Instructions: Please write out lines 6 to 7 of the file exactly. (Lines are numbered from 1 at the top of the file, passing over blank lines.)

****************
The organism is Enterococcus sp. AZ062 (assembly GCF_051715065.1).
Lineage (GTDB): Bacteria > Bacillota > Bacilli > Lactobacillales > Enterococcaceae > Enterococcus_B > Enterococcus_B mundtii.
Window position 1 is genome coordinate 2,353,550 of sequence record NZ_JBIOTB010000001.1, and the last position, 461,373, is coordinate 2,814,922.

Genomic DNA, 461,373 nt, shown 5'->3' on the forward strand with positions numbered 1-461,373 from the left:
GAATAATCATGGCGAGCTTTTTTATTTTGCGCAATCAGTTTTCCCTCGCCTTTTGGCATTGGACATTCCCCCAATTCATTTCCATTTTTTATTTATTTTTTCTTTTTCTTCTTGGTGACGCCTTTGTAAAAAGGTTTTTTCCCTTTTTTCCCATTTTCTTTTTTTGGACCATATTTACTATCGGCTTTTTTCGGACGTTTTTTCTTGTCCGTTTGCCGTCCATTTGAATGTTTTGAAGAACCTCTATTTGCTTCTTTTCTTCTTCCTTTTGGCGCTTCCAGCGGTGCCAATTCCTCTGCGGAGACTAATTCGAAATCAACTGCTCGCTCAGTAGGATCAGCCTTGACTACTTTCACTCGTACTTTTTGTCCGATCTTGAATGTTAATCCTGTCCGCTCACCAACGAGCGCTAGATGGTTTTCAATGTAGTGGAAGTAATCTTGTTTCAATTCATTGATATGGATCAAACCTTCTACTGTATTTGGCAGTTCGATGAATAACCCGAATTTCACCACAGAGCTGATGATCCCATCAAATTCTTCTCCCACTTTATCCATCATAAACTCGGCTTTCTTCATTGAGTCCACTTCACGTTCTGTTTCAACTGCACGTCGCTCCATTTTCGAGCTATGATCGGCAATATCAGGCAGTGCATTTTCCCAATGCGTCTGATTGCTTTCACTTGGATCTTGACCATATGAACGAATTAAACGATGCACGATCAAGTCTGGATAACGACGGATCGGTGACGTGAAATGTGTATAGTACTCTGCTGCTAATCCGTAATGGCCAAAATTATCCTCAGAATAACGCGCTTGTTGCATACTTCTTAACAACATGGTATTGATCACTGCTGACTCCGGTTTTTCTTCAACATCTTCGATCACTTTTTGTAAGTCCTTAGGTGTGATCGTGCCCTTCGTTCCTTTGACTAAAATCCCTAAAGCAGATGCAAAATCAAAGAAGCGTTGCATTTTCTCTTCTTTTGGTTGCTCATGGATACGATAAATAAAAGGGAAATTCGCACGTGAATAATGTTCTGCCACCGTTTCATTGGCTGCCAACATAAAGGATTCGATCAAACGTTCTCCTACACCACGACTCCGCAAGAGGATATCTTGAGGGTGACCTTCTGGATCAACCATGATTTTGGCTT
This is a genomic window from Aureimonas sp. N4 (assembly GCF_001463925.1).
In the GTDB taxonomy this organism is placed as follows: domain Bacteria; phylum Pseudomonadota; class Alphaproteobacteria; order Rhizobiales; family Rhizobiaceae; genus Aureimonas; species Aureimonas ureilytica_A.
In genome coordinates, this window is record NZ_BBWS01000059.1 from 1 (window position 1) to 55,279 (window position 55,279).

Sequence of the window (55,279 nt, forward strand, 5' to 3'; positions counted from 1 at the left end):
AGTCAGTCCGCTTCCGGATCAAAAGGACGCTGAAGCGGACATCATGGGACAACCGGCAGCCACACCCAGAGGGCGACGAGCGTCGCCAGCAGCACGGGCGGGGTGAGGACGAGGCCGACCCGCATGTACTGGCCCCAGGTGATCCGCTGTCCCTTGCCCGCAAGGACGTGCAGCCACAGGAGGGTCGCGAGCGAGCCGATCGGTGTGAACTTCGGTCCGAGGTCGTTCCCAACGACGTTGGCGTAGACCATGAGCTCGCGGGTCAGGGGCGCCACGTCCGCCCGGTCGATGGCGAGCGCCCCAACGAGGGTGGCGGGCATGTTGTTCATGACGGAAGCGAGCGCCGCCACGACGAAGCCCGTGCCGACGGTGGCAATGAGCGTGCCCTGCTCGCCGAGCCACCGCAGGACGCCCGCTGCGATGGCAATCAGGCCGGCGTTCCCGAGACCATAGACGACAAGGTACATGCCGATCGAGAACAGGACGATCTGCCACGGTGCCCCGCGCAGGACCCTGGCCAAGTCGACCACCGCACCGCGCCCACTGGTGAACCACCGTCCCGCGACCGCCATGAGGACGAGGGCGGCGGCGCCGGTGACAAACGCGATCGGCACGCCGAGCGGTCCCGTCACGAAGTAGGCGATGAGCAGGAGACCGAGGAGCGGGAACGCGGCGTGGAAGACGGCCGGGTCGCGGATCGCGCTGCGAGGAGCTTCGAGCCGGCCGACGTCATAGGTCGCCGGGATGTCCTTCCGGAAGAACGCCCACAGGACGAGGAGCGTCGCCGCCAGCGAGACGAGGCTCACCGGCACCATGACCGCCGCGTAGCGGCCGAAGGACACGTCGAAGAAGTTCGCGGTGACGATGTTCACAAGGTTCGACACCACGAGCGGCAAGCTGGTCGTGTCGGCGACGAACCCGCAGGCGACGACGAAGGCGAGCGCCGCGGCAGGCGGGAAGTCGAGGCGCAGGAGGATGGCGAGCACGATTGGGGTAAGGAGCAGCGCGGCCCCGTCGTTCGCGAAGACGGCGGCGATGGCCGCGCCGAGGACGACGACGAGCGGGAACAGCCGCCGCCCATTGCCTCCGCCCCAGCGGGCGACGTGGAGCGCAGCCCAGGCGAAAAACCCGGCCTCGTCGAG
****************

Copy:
This is a genomic window from Aureimonas sp. N4 (assembly GCF_001463925.1).
In the GTDB taxonomy this organism is placed as follows: domain Bacteria; phylum Pseudomonadota; class Alphaproteobacteria; order Rhizobiales; family Rhizobiaceae; genus Aureimonas; species Aureimonas ureilytica_A.